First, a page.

Emperor's visit could help revive tourism from Japan - Hawaii News Now - KGMB and KHNL

Emperor's visit could help revive tourism from Japan

Mike McCartney Mike McCartney

By Leland Kim - bio | email

HONOLULU (KHNL) - Emperor Akihito and Empress Michiko's visit has been covered extensively, not only by the local media, but also by Japanese TV and print reporters. So what impact does this have on tourism from Japan to Hawaii?

It's a bit too early to tell, but the emperor's visit is definitely causing quite a stir in Japan. Images of him and the empress being warmly greeted by the people of Hawaii can only mean good things for relations between the two nations.

Hawaii rolled out the red carpet for Emperor Akihito and Empress Michiko. Gov. Linda Lingle (R-Hawaii) presented them with lei Wednesday, and the people of Hawaii gave them the royal treatment wherever they went.

"I think the emperor's visit to Hawaii is very significant and very meaningful," said Mike McCartney, Hawaii Tourism Authority's president and CEO. "I think it symbolizes the unique relationship Hawaii and Japan have. I think it's one about friendship, about mutual respect and trust, and it was a great honor to have him here."

McCartney says this visit can only mean good things for both countries.

"So I think it shows our relationship goes beyond anything that's happened between our countries and we're bound to this friendship and this relationship," he said.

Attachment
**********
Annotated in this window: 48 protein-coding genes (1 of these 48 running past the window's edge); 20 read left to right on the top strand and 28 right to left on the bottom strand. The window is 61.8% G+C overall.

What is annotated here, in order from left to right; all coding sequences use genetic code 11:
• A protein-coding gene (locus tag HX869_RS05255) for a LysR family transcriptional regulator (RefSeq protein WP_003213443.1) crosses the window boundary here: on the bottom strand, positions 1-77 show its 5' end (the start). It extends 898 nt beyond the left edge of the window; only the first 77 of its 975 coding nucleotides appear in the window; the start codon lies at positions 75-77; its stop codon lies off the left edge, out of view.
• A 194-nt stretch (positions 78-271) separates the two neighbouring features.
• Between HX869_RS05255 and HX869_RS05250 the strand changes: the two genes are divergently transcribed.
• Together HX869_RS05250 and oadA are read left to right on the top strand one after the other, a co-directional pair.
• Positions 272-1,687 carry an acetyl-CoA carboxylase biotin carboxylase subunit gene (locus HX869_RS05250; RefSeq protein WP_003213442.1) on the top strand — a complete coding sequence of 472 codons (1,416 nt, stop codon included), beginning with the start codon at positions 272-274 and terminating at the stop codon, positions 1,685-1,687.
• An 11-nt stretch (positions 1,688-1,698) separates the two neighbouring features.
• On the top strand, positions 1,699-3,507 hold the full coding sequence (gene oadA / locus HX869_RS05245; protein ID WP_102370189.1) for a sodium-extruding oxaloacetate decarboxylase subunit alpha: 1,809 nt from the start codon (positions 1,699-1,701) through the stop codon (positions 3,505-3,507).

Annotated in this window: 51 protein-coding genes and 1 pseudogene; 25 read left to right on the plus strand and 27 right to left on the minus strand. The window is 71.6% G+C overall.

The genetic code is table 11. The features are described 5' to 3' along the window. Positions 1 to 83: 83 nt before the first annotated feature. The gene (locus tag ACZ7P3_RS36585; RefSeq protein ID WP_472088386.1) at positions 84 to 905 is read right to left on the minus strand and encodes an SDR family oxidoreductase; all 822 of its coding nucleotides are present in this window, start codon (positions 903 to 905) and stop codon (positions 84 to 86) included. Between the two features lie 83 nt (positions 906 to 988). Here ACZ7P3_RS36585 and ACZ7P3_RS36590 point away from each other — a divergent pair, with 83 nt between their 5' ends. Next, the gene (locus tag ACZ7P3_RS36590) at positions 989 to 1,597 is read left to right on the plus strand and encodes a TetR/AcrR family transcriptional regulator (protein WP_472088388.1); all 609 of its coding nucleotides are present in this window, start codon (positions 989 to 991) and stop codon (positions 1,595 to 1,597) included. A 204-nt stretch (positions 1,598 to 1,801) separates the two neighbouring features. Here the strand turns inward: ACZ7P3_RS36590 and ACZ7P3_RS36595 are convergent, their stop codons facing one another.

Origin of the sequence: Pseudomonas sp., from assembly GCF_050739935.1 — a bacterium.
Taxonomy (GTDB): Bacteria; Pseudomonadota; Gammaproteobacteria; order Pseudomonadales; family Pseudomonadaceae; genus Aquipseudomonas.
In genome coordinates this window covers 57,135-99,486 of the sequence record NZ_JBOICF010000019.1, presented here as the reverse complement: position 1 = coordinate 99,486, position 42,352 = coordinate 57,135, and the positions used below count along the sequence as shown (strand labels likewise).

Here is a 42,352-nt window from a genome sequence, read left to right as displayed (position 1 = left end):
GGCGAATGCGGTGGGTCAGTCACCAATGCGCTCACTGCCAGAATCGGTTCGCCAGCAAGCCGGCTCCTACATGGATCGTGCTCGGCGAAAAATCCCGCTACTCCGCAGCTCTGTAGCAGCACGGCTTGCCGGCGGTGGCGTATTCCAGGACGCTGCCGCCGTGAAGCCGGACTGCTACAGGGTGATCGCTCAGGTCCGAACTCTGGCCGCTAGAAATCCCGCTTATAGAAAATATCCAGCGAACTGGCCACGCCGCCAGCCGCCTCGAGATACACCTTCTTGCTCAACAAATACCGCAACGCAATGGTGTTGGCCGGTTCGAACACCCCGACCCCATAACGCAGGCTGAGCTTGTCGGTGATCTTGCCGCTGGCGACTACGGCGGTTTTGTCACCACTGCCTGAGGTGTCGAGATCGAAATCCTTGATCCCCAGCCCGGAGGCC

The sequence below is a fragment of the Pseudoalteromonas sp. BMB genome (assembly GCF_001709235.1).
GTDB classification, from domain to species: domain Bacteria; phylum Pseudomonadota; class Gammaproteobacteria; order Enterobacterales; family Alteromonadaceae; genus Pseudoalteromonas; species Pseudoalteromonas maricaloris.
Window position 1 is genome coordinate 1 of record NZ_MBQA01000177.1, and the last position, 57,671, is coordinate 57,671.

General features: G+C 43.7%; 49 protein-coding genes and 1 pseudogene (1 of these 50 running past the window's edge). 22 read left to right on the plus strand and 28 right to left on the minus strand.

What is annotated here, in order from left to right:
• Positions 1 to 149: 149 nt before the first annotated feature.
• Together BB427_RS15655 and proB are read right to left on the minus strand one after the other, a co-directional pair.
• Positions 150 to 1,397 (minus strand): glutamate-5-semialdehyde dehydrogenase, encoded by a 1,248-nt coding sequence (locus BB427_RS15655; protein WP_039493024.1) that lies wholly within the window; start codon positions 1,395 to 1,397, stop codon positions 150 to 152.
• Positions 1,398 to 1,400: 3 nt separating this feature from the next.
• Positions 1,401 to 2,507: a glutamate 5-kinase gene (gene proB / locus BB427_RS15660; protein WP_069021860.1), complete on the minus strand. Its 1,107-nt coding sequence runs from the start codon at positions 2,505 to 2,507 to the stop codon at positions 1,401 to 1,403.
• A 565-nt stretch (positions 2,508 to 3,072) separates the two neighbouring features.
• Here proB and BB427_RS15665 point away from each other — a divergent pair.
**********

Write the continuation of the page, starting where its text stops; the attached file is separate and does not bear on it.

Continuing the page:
Almost 17 percent of Hawaii's population are of Japanese ancestry, representing the largest ethnic group in the state.

"Like for myself, I'm half Okinawan, half Japanese, so my grandparents came from Japan so it was very special to see that and to be a part of it," said McCartney. "So I think a lot of people feel that way, that it's part of Hawaii's culture, its history, its heritage."

Tourism from Japan has been down recently compared to last year. The economy and concerns about swine flu are blamed, but this new image of the majesties enjoying Hawaii could help erase any fears about traveling to Hawaii.

"I think it sends a good and positive signal to everyone around the world that it's okay to travel and we're very honored and privileged that he came here, and to spend the time here," said McCartney. "But I think more importantly, it is about the relationship Hawaii and Japan has and I think it's very special. It was very symbolic that he came and we're very pleased and honored."

Numbers for July are slightly down from last year, but projections show things start to pick up in August. And by September, tourism officials expect an increase from 2008 because of a holiday called "Silver Week." Recently they've increased marketing in Japan and it appears to be working.

And the emperor's spokesperson agrees. He says the fact that Japan's emperor and empress are here in Hawaii, shows they're not worried about getting sick.

"I know there have been concerns about the decrease of Japanese tourists because of the swine flu but for the Japanese to see the emperor and the empress so warmly welcomed by the people of Hawaii, enthusiastically welcomed, will have, I hope, some positive effect," said Sadaaki Numata, the Emperor's spokesperson.

This is their first trip to the islands in 15 years. Emperor Akihito represents the longest, continuing hereditary monarchy in the world. The empire of Japan was founded back in 660 B.C.

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